Saturday, June 28, 2008

Done with Ivanhoe, On to Don Quixote

Hello. My name is Sara K., and I am a book snob. If it is not a classic, then I do not want to read it. I am finally admitting my problem after years of failed interventions from family and friends who propose adding non-classics to my reading list. It's a modern classic, they say. It's just like Jane Austen, they say. It's gripping and you won't be able to put it down, they say. I politely smile and nod and tell them I'll keep that book in mind, while secretly I'm lamenting all the great classics that have made it onto Wishbone but not into my hands. Not that I use a talking dog as my standard for knowing the best books to read, but I think there's a reason he never resorted to modern literature. It's just not as good. I think I've given it a fair chance, but in my opinion Harry is no Frodo. Sue Grafton doesn't compare with Sir Arthur Conan Doyle, and I've yet to find anyone who can rival Austen's subtle wit and understated passions.

Yes, I admit that I'm a book snob. It's a crime to be so unfair and it's a punishment to miss the pop culture afforded by Peretti, Grisham, and Rowling. I'm sure that even Rory Gilmore would recommend a more diversified reading list, but it's just too hard for me to change my ways. It's a disease I have to live with, and I hope that in time my well-meaning family and friends will learn to accept my errant snobbery, or at least accept my apologies for being so proud and prejudiced.

Wednesday, June 25, 2008

Full-Time Nanny + Part-Time Graphic Designer =

I just ordered a bib for Flora with this design on it!

Saturday, June 21, 2008

An Off-Broadway Review

Tonight I joined my sister and two other friends to see a Broadway-style production in a large outdoor Starlight Theater. The show was called The Drowsy Chaperone and even after reading the programs we had no idea what it would be about. It turned out to be a really great show and a very fun night (despite a first-act margarita that pushed on my bladder for three hours).

I'd love to show you pictures, but unfortunately cameras were not allowed. Basically the show is about a modern-day man using a record-player in his home to listen to a 1920's musical comedy called The Drowsy Chaperone (ie, the drunk maid of honor). The entire jazzy musical proceeded to take place in his living room with occasional exclamations and explanations from the "man in chair"—as his character was called. I was delighted to recognize two actors from tv and film: Georgia Engel, Robert's mother-in-law in Everybody Loves Raymond and Georgette in The Mary Tyler Moore Show, and also the "man in chair" himself, Jonathan Crombie who graced the Anne of Green Gables movies as Gilbert Blythe. Georgia Engel's best line with her softly delicate voice: "Poooooop." But my favorite line was Man in Chair's "Is this the person I'm supposed to pee with for the rest of my life?"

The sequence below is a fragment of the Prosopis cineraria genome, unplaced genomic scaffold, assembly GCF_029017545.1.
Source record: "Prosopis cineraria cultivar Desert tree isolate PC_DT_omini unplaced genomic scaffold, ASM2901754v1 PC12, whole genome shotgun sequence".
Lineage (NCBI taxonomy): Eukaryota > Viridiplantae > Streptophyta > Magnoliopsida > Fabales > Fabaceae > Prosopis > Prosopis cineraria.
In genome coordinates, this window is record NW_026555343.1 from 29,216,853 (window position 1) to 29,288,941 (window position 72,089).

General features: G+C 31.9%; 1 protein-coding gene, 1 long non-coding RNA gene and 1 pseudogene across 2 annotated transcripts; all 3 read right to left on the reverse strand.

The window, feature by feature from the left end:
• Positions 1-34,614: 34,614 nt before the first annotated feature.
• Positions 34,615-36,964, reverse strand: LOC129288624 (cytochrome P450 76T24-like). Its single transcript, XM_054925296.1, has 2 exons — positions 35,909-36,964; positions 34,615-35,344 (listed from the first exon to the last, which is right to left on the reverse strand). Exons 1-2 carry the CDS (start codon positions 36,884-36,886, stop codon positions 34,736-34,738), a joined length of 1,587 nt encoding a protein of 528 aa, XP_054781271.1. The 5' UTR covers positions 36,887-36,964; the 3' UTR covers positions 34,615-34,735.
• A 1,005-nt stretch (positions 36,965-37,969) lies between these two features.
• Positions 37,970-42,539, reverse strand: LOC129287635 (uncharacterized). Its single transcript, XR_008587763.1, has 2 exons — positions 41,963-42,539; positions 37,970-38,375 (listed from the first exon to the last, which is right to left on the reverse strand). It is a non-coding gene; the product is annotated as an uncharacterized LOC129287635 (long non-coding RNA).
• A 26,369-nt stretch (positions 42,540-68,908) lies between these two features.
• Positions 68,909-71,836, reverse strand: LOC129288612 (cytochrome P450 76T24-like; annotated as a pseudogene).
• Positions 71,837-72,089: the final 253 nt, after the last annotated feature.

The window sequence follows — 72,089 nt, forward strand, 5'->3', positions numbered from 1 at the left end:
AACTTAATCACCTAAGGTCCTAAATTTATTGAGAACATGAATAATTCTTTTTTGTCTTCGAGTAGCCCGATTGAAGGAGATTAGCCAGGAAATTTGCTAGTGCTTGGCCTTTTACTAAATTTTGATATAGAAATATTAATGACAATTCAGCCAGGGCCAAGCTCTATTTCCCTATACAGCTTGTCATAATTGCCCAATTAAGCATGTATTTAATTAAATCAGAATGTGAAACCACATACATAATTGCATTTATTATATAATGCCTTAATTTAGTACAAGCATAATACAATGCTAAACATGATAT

I'm so glad that live theater has survived the 20th century and not suffered the same sad fate as its doomed sister, musical films. I'm a big fan of choreographed tap-dancing, exaggerated expressions, and the philosophy of why say it when you can sing it? The cheesier the better. I'm looking forward to next month's production of High School Musical. (Seriously. Really excited about that one.)

Monday, June 2, 2008

Politics Make Me Uncomfortable

Ow. My foot is asleep and my shins are imprinted with red creases to match the form of my desk's edge. This is what happens when I try to do my American duty and research the presidential candidates of 2008. I've never been able to sit normally at a desk, so my twisted legs and squashed feet are not too happy with my decision to ignore their protests and remained glued to my computer screen.

I consider myself to be an open-minded conservative, so I went to the websites of both Obama and McCain. I discovered that both stand for things I agree with, and both stand for things that scare me. However, there is a bigger issue to consider that is not represented on either of their listed stances: web presence. Between the two there is one clear winner of my vote for the better website. I think that McCain's campaign has underestimated the importance of their web presence in this race. A quick YouTube search found 193,000 results for "Obama" and only 65,000 results for "McCain". Statistics show that people who are using the internet as the main source for their election news feel like they understand what is going on and that they have a say in how it turns out—in short, they sound like the type of people who actually get out and vote on election day. So if a candidate's website is unattractive and his web presence weak, how much of an effect will that have on his poll numbers?